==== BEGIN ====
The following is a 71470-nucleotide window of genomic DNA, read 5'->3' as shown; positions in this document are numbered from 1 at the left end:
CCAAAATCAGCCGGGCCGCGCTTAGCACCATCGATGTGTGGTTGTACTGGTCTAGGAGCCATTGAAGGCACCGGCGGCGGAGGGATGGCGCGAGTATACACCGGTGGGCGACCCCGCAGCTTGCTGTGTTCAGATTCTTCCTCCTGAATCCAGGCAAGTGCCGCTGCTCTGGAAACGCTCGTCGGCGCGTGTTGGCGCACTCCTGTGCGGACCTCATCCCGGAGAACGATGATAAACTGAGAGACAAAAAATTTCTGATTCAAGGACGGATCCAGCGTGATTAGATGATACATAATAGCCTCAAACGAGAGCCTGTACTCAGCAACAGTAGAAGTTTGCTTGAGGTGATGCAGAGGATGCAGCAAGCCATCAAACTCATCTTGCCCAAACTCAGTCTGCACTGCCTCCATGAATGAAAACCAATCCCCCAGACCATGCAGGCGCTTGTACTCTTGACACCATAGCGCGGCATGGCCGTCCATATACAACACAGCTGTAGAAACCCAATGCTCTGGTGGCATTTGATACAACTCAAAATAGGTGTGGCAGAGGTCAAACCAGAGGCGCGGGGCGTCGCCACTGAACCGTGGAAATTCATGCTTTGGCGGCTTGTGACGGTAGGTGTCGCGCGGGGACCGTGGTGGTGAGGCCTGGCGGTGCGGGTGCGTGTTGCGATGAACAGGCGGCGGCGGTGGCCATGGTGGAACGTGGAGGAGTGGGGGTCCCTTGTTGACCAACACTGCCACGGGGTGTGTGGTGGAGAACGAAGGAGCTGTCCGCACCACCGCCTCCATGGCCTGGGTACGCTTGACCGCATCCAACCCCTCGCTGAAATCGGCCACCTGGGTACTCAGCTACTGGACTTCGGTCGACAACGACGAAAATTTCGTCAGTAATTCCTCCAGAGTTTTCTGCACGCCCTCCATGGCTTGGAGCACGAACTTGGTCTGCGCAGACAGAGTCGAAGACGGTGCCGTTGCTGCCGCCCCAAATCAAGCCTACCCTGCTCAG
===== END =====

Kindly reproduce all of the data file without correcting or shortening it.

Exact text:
The following is a 71470-nucleotide window of genomic DNA, read 5'->3' as shown; positions in this document are numbered from 1 at the left end:
CCAAAATCAGCCGGGCCGCGCTTAGCACCATCGATGTGTGGTTGTACTGGTCTAGGAGCCATTGAAGGCACCGGCGGCGGAGGGATGGCGCGAGTATACACCGGTGGGCGACCCCGCAGCTTGCTGTGTTCAGATTCTTCCTCCTGAATCCAGGCAAGTGCCGCTGCTCTGGAAACGCTCGTCGGCGCGTGTTGGCGCACTCCTGTGCGGACCTCATCCCGGAGAACGATGATAAACTGAGAGACAAAAAATTTCTGATTCAAGGACGGATCCAGCGTGATTAGATGATACATAATAGCCTCAAACGAGAGCCTGTACTCAGCAACAGTAGAAGTTTGCTTGAGGTGATGCAGAGGATGCAGCAAGCCATCAAACTCATCTTGCCCAAACTCAGTCTGCACTGCCTCCATGAATGAAAACCAATCCCCCAGACCATGCAGGCGCTTGTACTCTTGACACCATAGCGCGGCATGGCCGTCCATATACAACACAGCTGTAGAAACCCAATGCTCTGGTGGCATTTGATACAACTCAAAATAGGTGTGGCAGAGGTCAAACCAGAGGCGCGGGGCGTCGCCACTGAACCGTGGAAATTCATGCTTTGGCGGCTTGTGACGGTAGGTGTCGCGCGGGGACCGTGGTGGTGAGGCCTGGCGGTGCGGGTGCGTGTTGCGATGAACAGGCGGCGGCGGTGGCCATGGTGGAACGTGGAGGAGTGGGGGTCCCTTGTTGACCAACACTGCCACGGGGTGTGTGGTGGAGAACGAAGGAGCTGTCCGCACCACCGCCTCCATGGCCTGGGTACGCTTGACCGCATCCAACCCCTCGCTGAAATCGGCCACCTGGGTACTCAGCTACTGGACTTCGGTCGACAACGACGAAAATTTCGTCAGTAATTCCTCCAGAGTTTTCTGCACGCCCTCCATGGCTTGGAGCACGAACTTGGTCTGCGCAGACAGAGTCGAAGACGGTGCCGTTGCTGCCGCCCCAAATCAAGCCTACCCTGCTCAG